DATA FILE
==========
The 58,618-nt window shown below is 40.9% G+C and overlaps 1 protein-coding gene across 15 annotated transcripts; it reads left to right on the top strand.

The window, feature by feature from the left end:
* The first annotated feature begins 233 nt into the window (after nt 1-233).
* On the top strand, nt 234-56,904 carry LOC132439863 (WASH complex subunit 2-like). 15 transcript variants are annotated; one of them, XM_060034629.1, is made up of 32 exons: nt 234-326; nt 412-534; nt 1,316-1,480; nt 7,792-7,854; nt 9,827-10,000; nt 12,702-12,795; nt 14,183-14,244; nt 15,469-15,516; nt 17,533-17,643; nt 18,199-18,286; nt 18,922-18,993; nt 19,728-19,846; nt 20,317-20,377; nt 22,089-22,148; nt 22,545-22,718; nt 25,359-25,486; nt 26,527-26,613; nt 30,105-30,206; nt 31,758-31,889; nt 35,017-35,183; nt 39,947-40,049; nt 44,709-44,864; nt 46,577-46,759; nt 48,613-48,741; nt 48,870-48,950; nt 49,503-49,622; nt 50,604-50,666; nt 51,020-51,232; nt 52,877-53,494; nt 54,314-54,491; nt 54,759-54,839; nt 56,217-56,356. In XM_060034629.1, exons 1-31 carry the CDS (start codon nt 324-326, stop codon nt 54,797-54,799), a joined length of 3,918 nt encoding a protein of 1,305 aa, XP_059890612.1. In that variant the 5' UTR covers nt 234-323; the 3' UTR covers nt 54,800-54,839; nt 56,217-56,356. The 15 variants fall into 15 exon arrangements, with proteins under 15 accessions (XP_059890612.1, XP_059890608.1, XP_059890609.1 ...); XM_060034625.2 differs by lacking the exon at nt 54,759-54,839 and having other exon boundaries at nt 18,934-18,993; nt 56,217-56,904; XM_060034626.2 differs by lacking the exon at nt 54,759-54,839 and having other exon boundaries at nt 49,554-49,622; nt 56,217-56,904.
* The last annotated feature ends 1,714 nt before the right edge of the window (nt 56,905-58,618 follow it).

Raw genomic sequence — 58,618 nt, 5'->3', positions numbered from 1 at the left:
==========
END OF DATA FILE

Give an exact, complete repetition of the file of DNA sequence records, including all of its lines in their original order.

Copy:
The 58,618-nt window shown below is 40.9% G+C and overlaps 1 protein-coding gene across 15 annotated transcripts; it reads left to right on the top strand.

The window, feature by feature from the left end:
* The first annotated feature begins 233 nt into the window (after nt 1-233).
* On the top strand, nt 234-56,904 carry LOC132439863 (WASH complex subunit 2-like). 15 transcript variants are annotated; one of them, XM_060034629.1, is made up of 32 exons: nt 234-326; nt 412-534; nt 1,316-1,480; nt 7,792-7,854; nt 9,827-10,000; nt 12,702-12,795; nt 14,183-14,244; nt 15,469-15,516; nt 17,533-17,643; nt 18,199-18,286; nt 18,922-18,993; nt 19,728-19,846; nt 20,317-20,377; nt 22,089-22,148; nt 22,545-22,718; nt 25,359-25,486; nt 26,527-26,613; nt 30,105-30,206; nt 31,758-31,889; nt 35,017-35,183; nt 39,947-40,049; nt 44,709-44,864; nt 46,577-46,759; nt 48,613-48,741; nt 48,870-48,950; nt 49,503-49,622; nt 50,604-50,666; nt 51,020-51,232; nt 52,877-53,494; nt 54,314-54,491; nt 54,759-54,839; nt 56,217-56,356. In XM_060034629.1, exons 1-31 carry the CDS (start codon nt 324-326, stop codon nt 54,797-54,799), a joined length of 3,918 nt encoding a protein of 1,305 aa, XP_059890612.1. In that variant the 5' UTR covers nt 234-323; the 3' UTR covers nt 54,800-54,839; nt 56,217-56,356. The 15 variants fall into 15 exon arrangements, with proteins under 15 accessions (XP_059890612.1, XP_059890608.1, XP_059890609.1 ...); XM_060034625.2 differs by lacking the exon at nt 54,759-54,839 and having other exon boundaries at nt 18,934-18,993; nt 56,217-56,904; XM_060034626.2 differs by lacking the exon at nt 54,759-54,839 and having other exon boundaries at nt 49,554-49,622; nt 56,217-56,904.
* The last annotated feature ends 1,714 nt before the right edge of the window (nt 56,905-58,618 follow it).

Raw genomic sequence — 58,618 nt, 5'->3', positions numbered from 1 at the left: